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LING-551 Language Acquisition
Fall for 2006-2007
Faculty:
  • Lardiere, Donna
  • Note: This course has recently been renumbered from LING-351 to LING-551.

    Course description and objectives: This is an introductory graduate-credit course focusing on some of the central aspects of both first and second language acquisition. (Since I am equally interested in both, they will both be covered, but L2 acquisition is covered primarily in comparison with L1 acquisition.) Among the topics to be discussed are some of the ideas about language learning and the nature of language representation, proposed by psychologists and linguists such as Skinner, Piaget and Chomsky, and how these ideas continue to influence current approaches to language acquisition; at what point children are thought to know certain things about the language they’re acquiring (and how we think we know this); how children learn to segment the speech stream (and why this may be much harder for adult language learners); the use of special kinds of input modification (such as ‘motherese’) and whether/how this is helpful or necessary for language development; how children’s grammatical, lexical-semantic, and phonological systems develop, and how the highly developed native-language systems of adults influence their acquisition of a second language; the extent to which L1 and L2 acquisition are similar or ‘fundamentally different’; the critical period hypothesis and the case of Genie, with implications for adult L2 acquisition and L1 acquisition by Deaf children; and possibly other topics (as time and interest allow) such as L1 attrition, specific language impairment, and/or the role of motivation in language learning.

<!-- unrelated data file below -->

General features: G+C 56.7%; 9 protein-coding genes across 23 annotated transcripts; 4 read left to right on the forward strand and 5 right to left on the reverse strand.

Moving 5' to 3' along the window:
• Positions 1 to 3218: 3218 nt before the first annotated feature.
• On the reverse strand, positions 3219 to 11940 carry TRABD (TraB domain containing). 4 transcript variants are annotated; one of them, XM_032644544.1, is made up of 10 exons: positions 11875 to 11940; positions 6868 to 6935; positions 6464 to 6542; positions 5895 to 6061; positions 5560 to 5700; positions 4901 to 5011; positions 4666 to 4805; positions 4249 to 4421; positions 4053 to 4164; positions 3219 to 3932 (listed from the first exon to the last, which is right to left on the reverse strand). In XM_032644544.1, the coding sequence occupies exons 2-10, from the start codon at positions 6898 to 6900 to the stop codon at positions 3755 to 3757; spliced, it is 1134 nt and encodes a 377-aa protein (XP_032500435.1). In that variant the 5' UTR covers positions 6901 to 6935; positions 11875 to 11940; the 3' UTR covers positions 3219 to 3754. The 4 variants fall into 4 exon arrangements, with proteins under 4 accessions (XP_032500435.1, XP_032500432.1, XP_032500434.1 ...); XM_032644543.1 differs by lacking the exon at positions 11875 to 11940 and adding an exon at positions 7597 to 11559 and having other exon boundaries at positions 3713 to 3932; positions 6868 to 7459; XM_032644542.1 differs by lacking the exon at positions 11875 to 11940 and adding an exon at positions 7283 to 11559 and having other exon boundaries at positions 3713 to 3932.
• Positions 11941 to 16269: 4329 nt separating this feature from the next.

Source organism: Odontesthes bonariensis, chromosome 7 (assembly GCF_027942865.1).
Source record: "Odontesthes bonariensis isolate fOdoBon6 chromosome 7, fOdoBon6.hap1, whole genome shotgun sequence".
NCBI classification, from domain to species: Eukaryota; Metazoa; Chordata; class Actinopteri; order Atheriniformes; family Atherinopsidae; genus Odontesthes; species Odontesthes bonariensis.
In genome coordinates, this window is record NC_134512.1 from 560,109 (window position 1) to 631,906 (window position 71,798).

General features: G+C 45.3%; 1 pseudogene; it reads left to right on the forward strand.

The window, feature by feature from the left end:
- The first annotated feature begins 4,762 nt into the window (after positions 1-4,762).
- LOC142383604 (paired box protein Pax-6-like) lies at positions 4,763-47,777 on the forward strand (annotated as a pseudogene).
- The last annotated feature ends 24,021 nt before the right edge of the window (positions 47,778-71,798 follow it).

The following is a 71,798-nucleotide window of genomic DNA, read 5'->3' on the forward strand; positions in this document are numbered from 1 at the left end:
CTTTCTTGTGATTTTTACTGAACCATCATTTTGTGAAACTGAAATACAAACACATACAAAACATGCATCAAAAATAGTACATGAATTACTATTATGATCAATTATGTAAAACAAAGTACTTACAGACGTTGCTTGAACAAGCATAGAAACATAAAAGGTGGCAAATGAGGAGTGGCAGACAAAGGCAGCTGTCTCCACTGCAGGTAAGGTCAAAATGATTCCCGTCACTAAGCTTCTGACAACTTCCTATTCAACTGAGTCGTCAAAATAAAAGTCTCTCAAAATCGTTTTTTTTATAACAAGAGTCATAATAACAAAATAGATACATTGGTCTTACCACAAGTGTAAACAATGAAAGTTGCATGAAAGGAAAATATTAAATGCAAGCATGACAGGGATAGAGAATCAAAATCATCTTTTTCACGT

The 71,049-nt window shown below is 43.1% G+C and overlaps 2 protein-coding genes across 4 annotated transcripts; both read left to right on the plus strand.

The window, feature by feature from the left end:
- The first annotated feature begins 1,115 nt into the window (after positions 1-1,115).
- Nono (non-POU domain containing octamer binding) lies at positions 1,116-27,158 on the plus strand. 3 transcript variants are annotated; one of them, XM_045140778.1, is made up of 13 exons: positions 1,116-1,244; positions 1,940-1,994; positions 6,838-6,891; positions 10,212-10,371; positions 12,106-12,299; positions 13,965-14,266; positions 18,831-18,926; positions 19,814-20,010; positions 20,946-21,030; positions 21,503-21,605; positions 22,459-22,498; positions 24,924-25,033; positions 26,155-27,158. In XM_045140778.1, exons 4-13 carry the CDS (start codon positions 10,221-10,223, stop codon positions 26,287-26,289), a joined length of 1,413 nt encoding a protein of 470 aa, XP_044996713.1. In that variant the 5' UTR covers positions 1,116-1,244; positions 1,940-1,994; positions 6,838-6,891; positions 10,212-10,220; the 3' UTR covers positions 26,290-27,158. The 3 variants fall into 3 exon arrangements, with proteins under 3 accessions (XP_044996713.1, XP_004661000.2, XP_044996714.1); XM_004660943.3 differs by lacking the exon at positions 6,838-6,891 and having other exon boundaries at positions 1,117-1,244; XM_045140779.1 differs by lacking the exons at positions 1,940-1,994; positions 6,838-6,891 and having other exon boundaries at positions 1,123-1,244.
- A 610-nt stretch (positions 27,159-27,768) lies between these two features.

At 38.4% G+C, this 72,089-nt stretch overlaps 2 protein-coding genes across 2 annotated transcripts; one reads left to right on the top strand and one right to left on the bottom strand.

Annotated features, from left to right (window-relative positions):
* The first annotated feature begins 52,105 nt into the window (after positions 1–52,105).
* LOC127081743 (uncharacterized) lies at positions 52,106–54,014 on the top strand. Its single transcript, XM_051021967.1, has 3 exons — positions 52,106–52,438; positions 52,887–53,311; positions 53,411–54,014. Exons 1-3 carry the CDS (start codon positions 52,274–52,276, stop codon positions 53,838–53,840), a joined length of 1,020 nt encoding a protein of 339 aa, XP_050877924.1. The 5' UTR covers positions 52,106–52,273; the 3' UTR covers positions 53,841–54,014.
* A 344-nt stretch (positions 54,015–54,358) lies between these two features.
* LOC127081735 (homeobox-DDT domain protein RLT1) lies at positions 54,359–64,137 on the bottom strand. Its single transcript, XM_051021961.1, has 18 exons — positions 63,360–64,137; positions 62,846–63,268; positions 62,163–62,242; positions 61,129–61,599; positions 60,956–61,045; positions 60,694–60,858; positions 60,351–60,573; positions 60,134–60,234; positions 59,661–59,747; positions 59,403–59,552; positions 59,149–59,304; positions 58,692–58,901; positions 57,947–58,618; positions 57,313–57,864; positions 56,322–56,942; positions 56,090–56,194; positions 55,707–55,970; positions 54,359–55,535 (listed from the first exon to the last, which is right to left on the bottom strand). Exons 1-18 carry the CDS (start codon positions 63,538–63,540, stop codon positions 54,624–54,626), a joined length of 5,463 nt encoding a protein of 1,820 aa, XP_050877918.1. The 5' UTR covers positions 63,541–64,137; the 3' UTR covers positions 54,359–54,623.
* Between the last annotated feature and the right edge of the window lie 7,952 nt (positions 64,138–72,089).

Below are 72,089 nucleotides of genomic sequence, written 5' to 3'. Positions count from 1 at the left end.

Among the course objectives are the development of your critical thinking skills in the guided evaluation of some readings from the primary literature, and gaining some familiarity with the sort of experimental studies carried out in the field of language acquisition.

    Please note: although there may be some brief discussion of how certain ideas about language learning have been applied to language instruction (e.g., the audiolingual method as an application of behaviorist learning theory), this is not a course about classroom language learning or pedagogy.


    Prerequisite: LING-001 (Intro. to Language) or LING-401 (General Linguistics) or the equivalent. This is a firm prerequisite if you have not yet taken any other courses in formal linguistics.


    Course requirements:

    (1) Weekly preparation of readings and participation in class discussions of these readings;
    (2) Occasional short essays (approx. 4 or 5 of these over the course of the semester) answering one or more questions related to the reading;
    (3) One critical review essay of a primary literature article;
    (4) A final literature review paper organized around a research question of your choice.


    Required texts:

    •Berko-Gleason, J. (1997) The Development of Language (4th ed.). Allyn & Bacon.
    •Course reading packet.
    Credits: 3
    Prerequisites: LING-001 (Intro. to Language) or LING-401 (General Linguistics) or the equivalent.

    Sections:

    LING-551-01 Language Acquisition
    Fall for 2006-2007
    Faculty:
  • Lardiere, Donna